Starter feed production will be reviewed in another talk and the processing session will finish with a discussion of upstream processing to improve process efficiencies. It will explore work done on early pre-hydration and the effect on improved production rates, the hydration being either/and combinations of grain tempering and last minute addition of water to ground powders before going into the storage bin that feeds the extruder. This talk will also discuss high speed continuous mixer/choppers to hydrate and add other liquids before the conditioner, and the theory that supports these technologies. Ways of misting steam and water into existing conditioners and the beneficial effect of these: the presentation will be an overview of techniques that are available to improve product quality through homogenous mixing and heating and to improve production rates and reduce machine wear.

As an end to the day, delegates will be able to sit back and enjoy a presentation on the very latest in contained aquaculture productions systems and the development of entoprotein – an alternative protein source from insects, about to be commercialized.

To register for Aquafeed Horizons Asia 2008, visit www.aquafeed.info.

Register before January 15, 2008 and save: discounts are available on bookings for five or more delegates and for combined registration with the FIAAP Conference 2008.

AQUAFEED HORIZONS ASIA  2008

TIMETABLE (Subject to change: information correct at time of press)

 

March 6, 2008, Queen Sirikit National Convention Center, Bangkok, Thailand

 

CHAIRMEN:

Dr. Dean Akiyama, Senior VP Charoen Pokphand Indonesia, Aquafeed Technology, Indonesia
Dr. Warren Dominy, Director, Aquatic Feed & Nutrition Department, Oceanic Institute, Hawaii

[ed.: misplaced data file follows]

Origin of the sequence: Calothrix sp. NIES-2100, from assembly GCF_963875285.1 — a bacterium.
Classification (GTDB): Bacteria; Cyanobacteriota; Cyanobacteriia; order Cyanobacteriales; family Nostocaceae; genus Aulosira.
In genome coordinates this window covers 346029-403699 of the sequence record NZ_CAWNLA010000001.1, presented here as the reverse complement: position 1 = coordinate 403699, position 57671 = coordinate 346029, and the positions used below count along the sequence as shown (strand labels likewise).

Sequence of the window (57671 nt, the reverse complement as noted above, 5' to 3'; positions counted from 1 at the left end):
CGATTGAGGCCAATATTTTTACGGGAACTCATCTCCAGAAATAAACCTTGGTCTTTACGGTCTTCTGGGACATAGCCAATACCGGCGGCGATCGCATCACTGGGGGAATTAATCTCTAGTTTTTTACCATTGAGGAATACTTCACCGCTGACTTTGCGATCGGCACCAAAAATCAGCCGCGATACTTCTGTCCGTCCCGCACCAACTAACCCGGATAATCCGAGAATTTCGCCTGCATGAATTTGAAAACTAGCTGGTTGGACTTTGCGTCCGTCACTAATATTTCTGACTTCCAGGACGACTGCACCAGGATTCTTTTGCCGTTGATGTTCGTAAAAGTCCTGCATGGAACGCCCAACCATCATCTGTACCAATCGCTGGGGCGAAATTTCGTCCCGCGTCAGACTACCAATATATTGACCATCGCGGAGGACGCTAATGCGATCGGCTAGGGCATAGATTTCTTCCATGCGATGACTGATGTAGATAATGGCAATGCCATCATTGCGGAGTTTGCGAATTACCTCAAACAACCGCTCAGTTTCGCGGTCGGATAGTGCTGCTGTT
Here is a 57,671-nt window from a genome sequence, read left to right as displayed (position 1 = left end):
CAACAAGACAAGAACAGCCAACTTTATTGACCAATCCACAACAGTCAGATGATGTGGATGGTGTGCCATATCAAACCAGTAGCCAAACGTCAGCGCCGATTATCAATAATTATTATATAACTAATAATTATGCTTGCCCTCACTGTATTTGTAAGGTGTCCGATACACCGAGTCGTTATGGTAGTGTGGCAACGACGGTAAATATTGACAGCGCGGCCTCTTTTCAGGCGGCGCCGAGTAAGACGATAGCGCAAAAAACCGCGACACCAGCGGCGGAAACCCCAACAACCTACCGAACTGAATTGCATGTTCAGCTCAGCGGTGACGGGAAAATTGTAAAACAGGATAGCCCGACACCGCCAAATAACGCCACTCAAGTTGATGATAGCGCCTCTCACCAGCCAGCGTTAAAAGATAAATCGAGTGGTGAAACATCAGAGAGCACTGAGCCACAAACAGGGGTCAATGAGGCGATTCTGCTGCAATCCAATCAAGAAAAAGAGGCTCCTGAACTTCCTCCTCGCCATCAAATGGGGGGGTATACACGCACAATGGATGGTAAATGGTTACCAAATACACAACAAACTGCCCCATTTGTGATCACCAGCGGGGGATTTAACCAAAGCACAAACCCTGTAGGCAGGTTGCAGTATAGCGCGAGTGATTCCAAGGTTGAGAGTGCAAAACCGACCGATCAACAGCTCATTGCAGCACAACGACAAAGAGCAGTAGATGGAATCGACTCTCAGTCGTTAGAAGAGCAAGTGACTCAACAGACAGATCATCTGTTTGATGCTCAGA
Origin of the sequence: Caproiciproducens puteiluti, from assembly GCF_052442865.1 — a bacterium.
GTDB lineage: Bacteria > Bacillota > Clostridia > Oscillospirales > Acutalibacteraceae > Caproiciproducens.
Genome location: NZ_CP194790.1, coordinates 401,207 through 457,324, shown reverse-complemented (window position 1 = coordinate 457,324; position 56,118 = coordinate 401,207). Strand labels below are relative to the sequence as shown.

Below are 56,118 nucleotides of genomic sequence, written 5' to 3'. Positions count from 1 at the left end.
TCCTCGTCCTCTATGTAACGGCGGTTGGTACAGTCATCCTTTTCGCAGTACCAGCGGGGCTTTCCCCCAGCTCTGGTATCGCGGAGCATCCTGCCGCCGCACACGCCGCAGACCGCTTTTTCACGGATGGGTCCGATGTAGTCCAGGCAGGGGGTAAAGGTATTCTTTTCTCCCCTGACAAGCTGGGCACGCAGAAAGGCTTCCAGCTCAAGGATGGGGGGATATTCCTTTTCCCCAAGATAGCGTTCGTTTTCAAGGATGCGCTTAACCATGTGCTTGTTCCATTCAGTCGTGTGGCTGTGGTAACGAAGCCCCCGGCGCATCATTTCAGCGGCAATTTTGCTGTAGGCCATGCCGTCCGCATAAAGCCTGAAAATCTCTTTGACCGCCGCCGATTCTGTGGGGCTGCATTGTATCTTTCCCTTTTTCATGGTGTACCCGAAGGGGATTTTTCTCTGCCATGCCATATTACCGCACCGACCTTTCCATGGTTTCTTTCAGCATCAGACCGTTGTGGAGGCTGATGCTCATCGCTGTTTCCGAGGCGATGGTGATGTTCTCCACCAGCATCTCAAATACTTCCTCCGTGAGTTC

9:00 – 09:30      Registration/ coffee

           

09:30– 12:00    

 

Aquafeed and Aquaculture Production and Policies In Thailand

- Dr. Juadee Pongmaneerat, Thai Department of Fisheries, Thailand

 

Promoting Animal Health Through Feed: Aquafeed Industry to Keep Pace With the Blue Revolution :Innovative Concepts in Aquafeed Formulation to Optimize Performance and Health

- Dr. Peter Coutteau, Inve, Belgium

 

The Development of Novel Feeding Attractants for Sustainable Aquaculture

- Dr. Andrew Moore, Centre for Environment, Fisheries and Aquaculture Science, U.K.

 

Palatability Improvement In Shrimp Feeds

- Dr. Vincent Fournier, Aquativ, France

 

The (South Antarctic) Krill Industry - How Far Can Krill Derivatives Become A Real Feed Ingredient Substitute? - Brief Industry Overview

- Dimitri Scalabos, Tharos, Chile

 

12:00 - 1:30

Panel discussion, break for lunch (provided)

 

1:30 – 3:00       

 

Ingredient Trends And Effects On The Extrusion Process

- Galen Rokey, Wenger Manufacturing, Inc., USA.

 

Technical Advancements In Extruded  Shrimp Feeds

- Joe Kearns, Wenger Manufacturing, Inc., USA.

 

3:00 - 3:30

Panel discussion, break for refreshments

 

3:30 - 5:30

 

Starter Diet Production Technology

- Will Henry, Extru-Tech, Inc, USA.

 

Beyond Pre-Conditioning – Reducing Carbon Footprint and Increasing Quality

- Colin Mair, Cormal Technology, U.K.

 

Sustainable Production of a High Quality Fishmeal Substitute – Ento-Protein

Innovation in Closed Containment System Technology, the Aqua-Sphere

- Ernest D. Papadoyianis and Sal Cherch, Neptune Industries, Inc., USA

 

5:30  Panel discussion, end of meeting